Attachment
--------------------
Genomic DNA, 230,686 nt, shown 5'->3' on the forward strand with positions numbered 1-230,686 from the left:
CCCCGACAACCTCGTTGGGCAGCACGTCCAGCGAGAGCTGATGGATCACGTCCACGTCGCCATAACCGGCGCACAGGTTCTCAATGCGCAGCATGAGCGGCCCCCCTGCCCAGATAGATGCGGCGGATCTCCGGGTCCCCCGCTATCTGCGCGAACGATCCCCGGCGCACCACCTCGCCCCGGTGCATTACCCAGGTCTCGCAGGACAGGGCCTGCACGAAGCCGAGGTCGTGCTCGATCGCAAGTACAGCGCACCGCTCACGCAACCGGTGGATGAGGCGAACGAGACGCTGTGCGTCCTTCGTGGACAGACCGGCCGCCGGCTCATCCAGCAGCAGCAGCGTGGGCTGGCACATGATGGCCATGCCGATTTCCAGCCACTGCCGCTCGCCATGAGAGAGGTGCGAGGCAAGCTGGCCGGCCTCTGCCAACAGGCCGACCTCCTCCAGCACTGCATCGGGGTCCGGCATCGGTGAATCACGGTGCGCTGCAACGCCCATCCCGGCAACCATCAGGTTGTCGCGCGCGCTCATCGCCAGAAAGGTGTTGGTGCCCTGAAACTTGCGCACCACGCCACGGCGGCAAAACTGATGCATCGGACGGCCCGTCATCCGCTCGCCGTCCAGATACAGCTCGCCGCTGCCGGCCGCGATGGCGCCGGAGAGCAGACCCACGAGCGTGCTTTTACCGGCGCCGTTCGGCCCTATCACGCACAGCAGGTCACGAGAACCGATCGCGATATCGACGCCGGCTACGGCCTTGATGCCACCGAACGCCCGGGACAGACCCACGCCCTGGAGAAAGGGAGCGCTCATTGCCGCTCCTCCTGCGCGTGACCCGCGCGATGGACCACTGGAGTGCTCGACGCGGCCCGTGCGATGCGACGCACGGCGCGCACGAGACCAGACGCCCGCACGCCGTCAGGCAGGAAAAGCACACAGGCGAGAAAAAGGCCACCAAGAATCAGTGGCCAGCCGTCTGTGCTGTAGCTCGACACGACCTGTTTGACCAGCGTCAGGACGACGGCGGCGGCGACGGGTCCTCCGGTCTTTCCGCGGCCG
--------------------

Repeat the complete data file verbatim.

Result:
Genomic DNA, 230,686 nt, shown 5'->3' on the forward strand with positions numbered 1-230,686 from the left:
CCCCGACAACCTCGTTGGGCAGCACGTCCAGCGAGAGCTGATGGATCACGTCCACGTCGCCATAACCGGCGCACAGGTTCTCAATGCGCAGCATGAGCGGCCCCCCTGCCCAGATAGATGCGGCGGATCTCCGGGTCCCCCGCTATCTGCGCGAACGATCCCCGGCGCACCACCTCGCCCCGGTGCATTACCCAGGTCTCGCAGGACAGGGCCTGCACGAAGCCGAGGTCGTGCTCGATCGCAAGTACAGCGCACCGCTCACGCAACCGGTGGATGAGGCGAACGAGACGCTGTGCGTCCTTCGTGGACAGACCGGCCGCCGGCTCATCCAGCAGCAGCAGCGTGGGCTGGCACATGATGGCCATGCCGATTTCCAGCCACTGCCGCTCGCCATGAGAGAGGTGCGAGGCAAGCTGGCCGGCCTCTGCCAACAGGCCGACCTCCTCCAGCACTGCATCGGGGTCCGGCATCGGTGAATCACGGTGCGCTGCAACGCCCATCCCGGCAACCATCAGGTTGTCGCGCGCGCTCATCGCCAGAAAGGTGTTGGTGCCCTGAAACTTGCGCACCACGCCACGGCGGCAAAACTGATGCATCGGACGGCCCGTCATCCGCTCGCCGTCCAGATACAGCTCGCCGCTGCCGGCCGCGATGGCGCCGGAGAGCAGACCCACGAGCGTGCTTTTACCGGCGCCGTTCGGCCCTATCACGCACAGCAGGTCACGAGAACCGATCGCGATATCGACGCCGGCTACGGCCTTGATGCCACCGAACGCCCGGGACAGACCCACGCCCTGGAGAAAGGGAGCGCTCATTGCCGCTCCTCCTGCGCGTGACCCGCGCGATGGACCACTGGAGTGCTCGACGCGGCCCGTGCGATGCGACGCACGGCGCGCACGAGACCAGACGCCCGCACGCCGTCAGGCAGGAAAAGCACACAGGCGAGAAAAAGGCCACCAAGAATCAGTGGCCAGCCGTCTGTGCTGTAGCTCGACACGACCTGTTTGACCAGCGTCAGGACGACGGCGGCGGCGACGGGTCCTCCGGTCTTTCCGCGGCCG